US airline unions make last-ditch plea to thwart NAI
US airline unions have made a last-ditch plea to a Washington DC appeals court to force the US Department of Transportation to reconsider its awarding of a controversial permit to Ireland-based Norwegian Air International (NAI).
The permit enabled the carrier to recently launch low-cost transatlantic flights from Ireland to America.
The appeals court was told in a submission it received from unions on Friday evening that tens of thousands of pilots at Delta and United are deeply concerned about NAI’s arrival on the transatlantic market.
Four US airline unions representing more than 100,000 pilots and flight attendants have been fighting to have NAI’s permit revoked and reconsidered by the US Department of Transportation (DOT).
The unions claim their members will suffer economic harm due to NAI’s presence on the transatlantic market, as their wages will be cut and working conditions lessened due to the new entrant.
NAI is a subsidiary of Norwegian Air Shuttle. NAI secured a permit last December under the EU-US Open Skies agreement after a four-year wait. The permit enables NAI to fly from any location in the EU to any destination in the United States, and vice versa.
US unions claim NAI only established itself in Ireland to circumvent strict Norwegian labour rules and that it would use crews on cheap contracts drawn in Asia for its transatlantic service. “It appears that NAI will use lower-cost pilots and flight attendants employed by Singapore and Thai hiring agencies on individual employment contracts governed by Singapore and Thai law,” the unions claimed again on Friday.
“A court order vacating DOT’s order [granting NAI the permit] would redress the harm that would otherwise be suffered by petitioners [unions] and their members,” the submission stated.
Norwegian has consistently denied those claims and pointed out that NAI is hiring hundreds of US-based staff for its transatlantic services.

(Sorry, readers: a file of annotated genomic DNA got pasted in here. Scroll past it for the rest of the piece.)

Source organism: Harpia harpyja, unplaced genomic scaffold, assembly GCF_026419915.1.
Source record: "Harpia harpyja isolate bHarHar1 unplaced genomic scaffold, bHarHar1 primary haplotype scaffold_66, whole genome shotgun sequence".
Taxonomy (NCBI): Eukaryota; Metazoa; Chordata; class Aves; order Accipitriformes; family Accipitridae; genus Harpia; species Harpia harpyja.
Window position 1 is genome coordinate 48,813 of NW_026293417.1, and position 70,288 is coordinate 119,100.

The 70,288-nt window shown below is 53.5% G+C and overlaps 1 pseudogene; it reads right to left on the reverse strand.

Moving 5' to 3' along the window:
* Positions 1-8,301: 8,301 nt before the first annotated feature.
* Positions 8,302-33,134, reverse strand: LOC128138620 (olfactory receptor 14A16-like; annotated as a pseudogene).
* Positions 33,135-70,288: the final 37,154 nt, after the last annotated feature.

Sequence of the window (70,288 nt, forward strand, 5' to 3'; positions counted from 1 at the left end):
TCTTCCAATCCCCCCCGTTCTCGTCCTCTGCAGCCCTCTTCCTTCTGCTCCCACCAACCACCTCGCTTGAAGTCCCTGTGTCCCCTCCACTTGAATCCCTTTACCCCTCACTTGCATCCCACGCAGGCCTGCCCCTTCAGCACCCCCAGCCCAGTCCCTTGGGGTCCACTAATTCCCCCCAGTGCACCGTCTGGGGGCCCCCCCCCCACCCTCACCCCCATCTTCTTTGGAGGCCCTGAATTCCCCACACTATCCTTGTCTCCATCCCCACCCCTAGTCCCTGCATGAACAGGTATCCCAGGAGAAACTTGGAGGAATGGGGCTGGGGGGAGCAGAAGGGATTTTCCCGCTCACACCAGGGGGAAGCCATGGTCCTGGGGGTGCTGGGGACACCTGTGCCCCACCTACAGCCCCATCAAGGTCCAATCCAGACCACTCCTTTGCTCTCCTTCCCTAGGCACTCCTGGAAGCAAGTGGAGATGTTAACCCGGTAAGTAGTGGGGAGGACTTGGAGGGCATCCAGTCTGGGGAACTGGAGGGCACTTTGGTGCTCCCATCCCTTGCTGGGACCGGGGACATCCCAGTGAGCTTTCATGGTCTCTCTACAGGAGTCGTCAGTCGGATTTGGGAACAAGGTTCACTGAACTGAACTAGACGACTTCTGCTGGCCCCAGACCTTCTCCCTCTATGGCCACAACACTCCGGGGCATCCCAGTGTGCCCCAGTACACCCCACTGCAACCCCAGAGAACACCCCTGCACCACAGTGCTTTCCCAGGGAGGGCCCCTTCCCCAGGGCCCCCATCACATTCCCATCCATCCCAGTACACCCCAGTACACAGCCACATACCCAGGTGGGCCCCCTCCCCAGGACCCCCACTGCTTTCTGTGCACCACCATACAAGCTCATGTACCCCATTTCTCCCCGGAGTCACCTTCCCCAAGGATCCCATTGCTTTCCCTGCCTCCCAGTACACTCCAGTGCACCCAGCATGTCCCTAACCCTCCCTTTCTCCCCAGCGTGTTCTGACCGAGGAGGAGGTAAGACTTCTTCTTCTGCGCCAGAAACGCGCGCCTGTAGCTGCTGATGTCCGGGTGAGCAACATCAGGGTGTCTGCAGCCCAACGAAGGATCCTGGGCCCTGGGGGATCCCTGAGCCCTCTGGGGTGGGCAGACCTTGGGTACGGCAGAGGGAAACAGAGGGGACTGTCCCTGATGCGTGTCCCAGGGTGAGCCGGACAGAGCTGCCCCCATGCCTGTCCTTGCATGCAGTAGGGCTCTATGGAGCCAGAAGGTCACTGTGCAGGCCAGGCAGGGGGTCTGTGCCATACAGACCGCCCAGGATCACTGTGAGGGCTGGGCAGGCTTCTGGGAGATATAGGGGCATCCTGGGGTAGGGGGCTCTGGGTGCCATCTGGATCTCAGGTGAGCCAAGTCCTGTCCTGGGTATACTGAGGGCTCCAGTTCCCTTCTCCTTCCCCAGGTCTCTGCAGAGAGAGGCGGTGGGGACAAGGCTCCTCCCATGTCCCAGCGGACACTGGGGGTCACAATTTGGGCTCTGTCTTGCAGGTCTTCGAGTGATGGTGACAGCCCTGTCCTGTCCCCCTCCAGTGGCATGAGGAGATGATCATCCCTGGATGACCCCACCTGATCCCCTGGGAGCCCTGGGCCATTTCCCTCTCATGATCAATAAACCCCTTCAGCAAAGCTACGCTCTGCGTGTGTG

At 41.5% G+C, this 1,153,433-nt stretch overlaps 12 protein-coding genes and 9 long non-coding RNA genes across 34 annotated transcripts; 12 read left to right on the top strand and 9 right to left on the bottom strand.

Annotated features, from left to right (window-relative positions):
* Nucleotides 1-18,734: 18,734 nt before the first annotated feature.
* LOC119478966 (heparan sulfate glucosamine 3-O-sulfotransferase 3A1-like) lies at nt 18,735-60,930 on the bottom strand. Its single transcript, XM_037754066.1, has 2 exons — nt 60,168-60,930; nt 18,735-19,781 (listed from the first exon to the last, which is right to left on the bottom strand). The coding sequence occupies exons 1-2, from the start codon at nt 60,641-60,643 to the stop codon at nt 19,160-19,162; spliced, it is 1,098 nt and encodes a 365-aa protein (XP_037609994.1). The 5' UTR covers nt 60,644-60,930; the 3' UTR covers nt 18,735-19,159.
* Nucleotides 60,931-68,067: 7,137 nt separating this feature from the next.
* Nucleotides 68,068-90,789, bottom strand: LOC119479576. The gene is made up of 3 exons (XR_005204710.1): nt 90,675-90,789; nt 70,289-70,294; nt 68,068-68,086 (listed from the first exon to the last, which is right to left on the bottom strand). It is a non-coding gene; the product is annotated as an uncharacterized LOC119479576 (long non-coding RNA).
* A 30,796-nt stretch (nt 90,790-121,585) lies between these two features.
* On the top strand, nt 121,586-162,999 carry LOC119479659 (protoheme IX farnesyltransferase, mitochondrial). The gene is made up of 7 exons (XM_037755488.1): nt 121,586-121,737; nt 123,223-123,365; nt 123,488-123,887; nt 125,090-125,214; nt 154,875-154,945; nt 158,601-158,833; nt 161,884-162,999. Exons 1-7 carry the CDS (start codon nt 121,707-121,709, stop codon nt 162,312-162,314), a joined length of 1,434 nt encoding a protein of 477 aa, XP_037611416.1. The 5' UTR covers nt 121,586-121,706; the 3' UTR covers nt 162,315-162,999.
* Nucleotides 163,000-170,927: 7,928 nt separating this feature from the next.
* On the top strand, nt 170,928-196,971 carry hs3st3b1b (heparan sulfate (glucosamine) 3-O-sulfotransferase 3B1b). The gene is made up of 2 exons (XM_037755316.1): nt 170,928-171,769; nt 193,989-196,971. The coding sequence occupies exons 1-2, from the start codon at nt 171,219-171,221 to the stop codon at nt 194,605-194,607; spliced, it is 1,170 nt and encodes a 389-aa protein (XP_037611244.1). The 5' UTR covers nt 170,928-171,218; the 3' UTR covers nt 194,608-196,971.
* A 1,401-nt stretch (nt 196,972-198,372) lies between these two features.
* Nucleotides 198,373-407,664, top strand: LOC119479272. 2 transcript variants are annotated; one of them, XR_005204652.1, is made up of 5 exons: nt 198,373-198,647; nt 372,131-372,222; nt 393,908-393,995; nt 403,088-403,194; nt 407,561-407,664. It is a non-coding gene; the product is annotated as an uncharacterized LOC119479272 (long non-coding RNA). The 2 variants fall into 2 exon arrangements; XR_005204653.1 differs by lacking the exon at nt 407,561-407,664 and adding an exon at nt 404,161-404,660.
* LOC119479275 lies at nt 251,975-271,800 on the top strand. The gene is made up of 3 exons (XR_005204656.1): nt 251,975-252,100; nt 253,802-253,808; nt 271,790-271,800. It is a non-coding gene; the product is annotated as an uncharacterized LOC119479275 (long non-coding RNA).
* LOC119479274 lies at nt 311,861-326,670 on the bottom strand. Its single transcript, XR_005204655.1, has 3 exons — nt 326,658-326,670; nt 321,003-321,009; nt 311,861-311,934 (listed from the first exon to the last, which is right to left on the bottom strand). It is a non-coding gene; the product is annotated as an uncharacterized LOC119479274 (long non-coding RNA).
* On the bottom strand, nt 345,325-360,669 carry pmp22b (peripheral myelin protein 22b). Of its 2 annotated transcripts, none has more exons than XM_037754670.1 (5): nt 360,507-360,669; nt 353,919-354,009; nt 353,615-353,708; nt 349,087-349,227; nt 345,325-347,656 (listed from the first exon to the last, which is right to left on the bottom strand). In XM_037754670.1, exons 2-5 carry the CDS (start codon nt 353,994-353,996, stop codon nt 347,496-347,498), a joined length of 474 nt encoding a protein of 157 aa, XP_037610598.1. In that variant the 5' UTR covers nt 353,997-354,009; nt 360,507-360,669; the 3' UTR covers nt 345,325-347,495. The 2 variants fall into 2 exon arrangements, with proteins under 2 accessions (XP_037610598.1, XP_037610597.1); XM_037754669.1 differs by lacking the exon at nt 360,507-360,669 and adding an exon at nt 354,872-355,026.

Unions noted that NAI chief executive Tore Jenssen “voluntarily committed” to the Dot to use only European and US flight crews on its transatlantic flights.
“That concern is not about the nationality of the flight crew, but the national laws that governs their employment contracts,” stressed unions on Friday.
Unions have claimed that granting a permit to NAI violates Article 17 of the Open Skies agreement. The article is meant to ensure that labour standards or labour rights are not undermined by the agreement.
Earlier this month, the US Dot told the appeals court that granting NAI its permit under the agreement would not lead to inferior working conditions for pilots and cabin crew.
“To the contrary, information in the administrative record suggests that the increased demand for pilots and flight crew, and employees’ strong bargaining position, could result in higher wages and improved working conditions,” the Dot said.
On Friday, the US airline unions also again called into question the reasons for NAI being based in Ireland.
The unions have insisted that if the Dot is forced to reassess NAI’s permit application, that the carrier’s assertions as to why it selected Ireland as a base could be more deeply probed.
“NAI’s assertions as to why its parent company established it in Ireland are misleading, at best,” the unions claimed.
NAI has told the appeals court that the decision to establish its base in Ireland was “lawful, rational and based on legitimate commercial factors”.
“Petitioners [unions] should not be allowed to second-guess Norwegian Air’s selection of Ireland as its country of incorporation and principal place of business,” it added.